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Association Between Viral Infection and Fibromyalgia

written by: Dr. Kristie Leong • edited by: Emma Lloyd • updated: 4/14/2011

Is there an association between fibromyalgia and viral infection? Some experts think so, but has it ever been proven? If so, what viruses cause it? Find out more about about a possible connection between these two diseases.

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    Fibromyalgia is a perplexing, poorly understood disease - and theories abound as to its cause. Some experts have proposed an association between fibromyalgia and viral infection. It’s not surprising that the muscle aches, depression, fatigue and morning stiffness so many fibromyalgia sufferers experience might be blamed on a chronic viral infection. Is there a link between the two conditions?

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    Is There an Association between Fibromyalgia and Viral Infection?

    One argument for a link between the two conditions is that the symptoms of fibromyalgia sometimes become worse when a fibromyalgia sufferer develops a viral infection, although this doesn’t necessarily prove that a virus causes fibromyalgia.

    Viruses that have been proposed at various times to cause fibromyalgia are the Epstein-Barr virus that causes mononucleosis, cytomegaloviruses, parvoviruses, the herpes virus, adenoviruses that cause colds, the human immunodeficiency virus that causes AIDS, and even the influenza virus. But proving such a connection isn’t easy, although there is some anecdotal evidence. A significant number of fibromyalgia suffers claim their first symptoms came on after they developed a viral infection – and never left.

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    Is There Any Proof That Viral Infections Are Linked with Fibromyalgia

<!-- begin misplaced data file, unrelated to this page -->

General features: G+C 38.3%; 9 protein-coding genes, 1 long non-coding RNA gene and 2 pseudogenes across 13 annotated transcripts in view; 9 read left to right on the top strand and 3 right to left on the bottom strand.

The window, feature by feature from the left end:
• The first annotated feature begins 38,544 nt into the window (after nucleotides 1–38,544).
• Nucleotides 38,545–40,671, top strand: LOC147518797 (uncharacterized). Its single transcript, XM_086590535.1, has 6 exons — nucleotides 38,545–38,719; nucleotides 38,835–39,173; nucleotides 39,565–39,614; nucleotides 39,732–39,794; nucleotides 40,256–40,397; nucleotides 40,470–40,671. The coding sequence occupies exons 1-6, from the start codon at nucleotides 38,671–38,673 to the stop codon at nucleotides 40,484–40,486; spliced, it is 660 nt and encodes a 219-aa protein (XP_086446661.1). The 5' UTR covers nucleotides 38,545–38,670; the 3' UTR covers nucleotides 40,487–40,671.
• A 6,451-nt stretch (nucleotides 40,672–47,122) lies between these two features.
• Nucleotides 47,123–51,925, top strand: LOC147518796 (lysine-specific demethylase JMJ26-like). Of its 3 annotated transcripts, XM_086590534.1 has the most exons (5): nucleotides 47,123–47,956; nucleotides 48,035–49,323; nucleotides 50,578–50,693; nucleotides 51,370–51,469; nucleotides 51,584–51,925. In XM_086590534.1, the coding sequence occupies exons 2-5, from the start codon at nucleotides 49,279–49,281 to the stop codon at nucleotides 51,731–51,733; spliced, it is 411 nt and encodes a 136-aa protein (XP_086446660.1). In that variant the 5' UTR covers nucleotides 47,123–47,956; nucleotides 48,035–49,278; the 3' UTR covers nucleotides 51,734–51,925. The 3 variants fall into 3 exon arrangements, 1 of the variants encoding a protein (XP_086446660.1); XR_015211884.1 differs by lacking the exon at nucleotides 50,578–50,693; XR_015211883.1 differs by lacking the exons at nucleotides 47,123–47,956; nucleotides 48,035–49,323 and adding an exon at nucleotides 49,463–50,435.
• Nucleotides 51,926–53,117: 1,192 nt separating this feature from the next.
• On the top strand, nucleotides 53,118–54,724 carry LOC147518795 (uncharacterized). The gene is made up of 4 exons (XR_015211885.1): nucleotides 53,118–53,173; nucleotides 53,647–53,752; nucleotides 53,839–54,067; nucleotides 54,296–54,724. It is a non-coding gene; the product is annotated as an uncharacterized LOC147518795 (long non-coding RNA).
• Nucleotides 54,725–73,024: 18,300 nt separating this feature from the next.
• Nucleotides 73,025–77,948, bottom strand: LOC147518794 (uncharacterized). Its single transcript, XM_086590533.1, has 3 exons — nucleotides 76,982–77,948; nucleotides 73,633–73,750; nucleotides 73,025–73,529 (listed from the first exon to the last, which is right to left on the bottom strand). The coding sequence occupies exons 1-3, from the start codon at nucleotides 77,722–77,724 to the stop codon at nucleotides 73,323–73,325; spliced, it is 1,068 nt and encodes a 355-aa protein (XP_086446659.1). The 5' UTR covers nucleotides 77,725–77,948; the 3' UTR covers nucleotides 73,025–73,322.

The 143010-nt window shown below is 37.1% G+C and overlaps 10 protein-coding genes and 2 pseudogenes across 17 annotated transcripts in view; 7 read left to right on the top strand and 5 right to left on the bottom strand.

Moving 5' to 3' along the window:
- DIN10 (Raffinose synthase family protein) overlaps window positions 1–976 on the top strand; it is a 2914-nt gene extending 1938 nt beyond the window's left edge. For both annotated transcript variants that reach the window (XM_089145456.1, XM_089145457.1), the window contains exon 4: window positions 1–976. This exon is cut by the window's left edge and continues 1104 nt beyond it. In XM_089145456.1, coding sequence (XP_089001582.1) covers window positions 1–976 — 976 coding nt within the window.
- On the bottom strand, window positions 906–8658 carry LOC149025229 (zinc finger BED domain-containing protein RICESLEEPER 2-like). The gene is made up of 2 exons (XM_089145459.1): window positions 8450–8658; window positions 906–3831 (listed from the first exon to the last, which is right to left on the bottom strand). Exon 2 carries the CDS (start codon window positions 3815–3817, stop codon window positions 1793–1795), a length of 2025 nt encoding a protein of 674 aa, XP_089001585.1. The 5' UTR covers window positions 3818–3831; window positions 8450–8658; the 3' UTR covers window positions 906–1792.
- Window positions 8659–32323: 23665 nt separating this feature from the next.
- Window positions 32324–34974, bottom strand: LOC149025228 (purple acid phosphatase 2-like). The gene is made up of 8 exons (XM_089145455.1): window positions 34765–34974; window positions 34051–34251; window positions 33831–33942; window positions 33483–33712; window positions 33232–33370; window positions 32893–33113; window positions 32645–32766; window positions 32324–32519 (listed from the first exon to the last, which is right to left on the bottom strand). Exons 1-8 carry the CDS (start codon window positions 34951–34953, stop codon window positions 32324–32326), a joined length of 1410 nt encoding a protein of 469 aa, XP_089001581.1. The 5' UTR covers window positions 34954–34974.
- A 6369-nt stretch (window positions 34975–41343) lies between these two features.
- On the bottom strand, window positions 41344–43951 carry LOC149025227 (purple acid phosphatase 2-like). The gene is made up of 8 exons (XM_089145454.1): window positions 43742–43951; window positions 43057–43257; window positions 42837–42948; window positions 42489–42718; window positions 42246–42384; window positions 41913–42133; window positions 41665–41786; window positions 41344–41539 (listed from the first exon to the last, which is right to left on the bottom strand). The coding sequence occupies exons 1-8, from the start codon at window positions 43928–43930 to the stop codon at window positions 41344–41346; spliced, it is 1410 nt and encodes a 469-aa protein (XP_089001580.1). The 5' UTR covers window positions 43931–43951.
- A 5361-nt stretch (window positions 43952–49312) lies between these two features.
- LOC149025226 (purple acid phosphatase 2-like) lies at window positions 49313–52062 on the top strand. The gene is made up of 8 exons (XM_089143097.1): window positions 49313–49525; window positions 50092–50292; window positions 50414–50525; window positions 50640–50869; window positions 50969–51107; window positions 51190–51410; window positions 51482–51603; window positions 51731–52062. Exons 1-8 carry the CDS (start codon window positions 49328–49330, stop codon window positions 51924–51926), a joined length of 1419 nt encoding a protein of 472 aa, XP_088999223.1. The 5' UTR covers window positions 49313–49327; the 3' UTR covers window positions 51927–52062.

A study published in the British Journal of Rheumatology looked at an association between fibromyalgia and viral infection. They proposed that fibromyalgia could be triggered by an infection with the hepatitis C virus, a virus that causes liver inflammation and often becomes chronic.

    To look for a link, researchers did a complete physical exam and drew lab studies, including titers for the hepatitis C antibody, in 112 people diagnosed with fibromyalgia. They discovered as many as 15% of the fibromyalgia patients they studied had antibodies against the hepatitis C virus, compared to only 5% in a group of people who had rheumatoid arthritis but not fibromyalgia. They suggested based on these findings, that there is a probable association between fibromyalgia and viral infection with the hepatitis C virus.

    Unfortunately, a more recent study published in the Journal of Rheumatology cast doubt on this link. It found no higher incidence of antibodies to the hepatitis C virus in fibromyalgia sufferers compared to the normal population. Another study looking at whether antibodies to parvovirus were higher in people with fibromyalgia found no statistically significant increase either.

    So where does this leave us? As of now, there’s no real proof that viruses are linked with fibromyalgia, but some experts believe it’s still plausible. Viruses can become chronic, never leaving the body, and still subtly exert their influence by causing symptoms similar to those fibromyalgia sufferers experience. Viruses also alter the immune system, and an immune system over-response could account for the symptoms of fibromyalgia.

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    The Bottom Line?

    An association between fibromyalgia and viral infection is still unproven, which further adds to the mystery of this poorly understood disease that causes so much discomfort and misery. Unfortunately, even if fibromyalgia is one day linked to a virus, it doesn’t necessarily make it easier to treat. Unlike bacterial infections, there are no antibiotics for viral infections – and no known cure – and that’s not what most fibromyalgia sufferers want to hear.

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    References

    Acta Med Port. 1994 Jun;7(6):337-41.

    British Journal of Rheumatology 1997; 36:981-985.

    J Rheumatol 2005;32:1118-21.